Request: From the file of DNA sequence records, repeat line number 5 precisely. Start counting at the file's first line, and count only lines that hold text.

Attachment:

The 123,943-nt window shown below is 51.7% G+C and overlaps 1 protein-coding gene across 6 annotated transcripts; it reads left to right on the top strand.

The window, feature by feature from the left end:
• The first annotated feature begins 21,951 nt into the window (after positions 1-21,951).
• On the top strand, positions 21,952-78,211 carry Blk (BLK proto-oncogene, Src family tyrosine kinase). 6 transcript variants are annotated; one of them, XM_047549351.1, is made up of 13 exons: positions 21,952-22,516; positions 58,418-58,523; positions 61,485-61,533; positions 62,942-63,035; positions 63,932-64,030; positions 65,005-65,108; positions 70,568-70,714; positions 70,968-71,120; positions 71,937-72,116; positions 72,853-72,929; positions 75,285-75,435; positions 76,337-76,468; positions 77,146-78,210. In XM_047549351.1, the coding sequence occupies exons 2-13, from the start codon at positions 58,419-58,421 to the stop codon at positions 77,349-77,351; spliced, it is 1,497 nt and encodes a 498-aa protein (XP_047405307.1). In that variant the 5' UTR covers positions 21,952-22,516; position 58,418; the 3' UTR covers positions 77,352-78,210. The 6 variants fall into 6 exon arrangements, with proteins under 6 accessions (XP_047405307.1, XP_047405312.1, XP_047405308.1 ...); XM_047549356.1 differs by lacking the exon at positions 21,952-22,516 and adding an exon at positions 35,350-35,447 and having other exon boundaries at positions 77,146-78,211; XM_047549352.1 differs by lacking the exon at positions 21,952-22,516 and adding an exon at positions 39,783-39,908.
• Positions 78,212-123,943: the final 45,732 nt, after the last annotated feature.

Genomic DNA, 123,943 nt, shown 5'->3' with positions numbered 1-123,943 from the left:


• Positions 78,212-123,943: the final 45,732 nt, after the last annotated feature.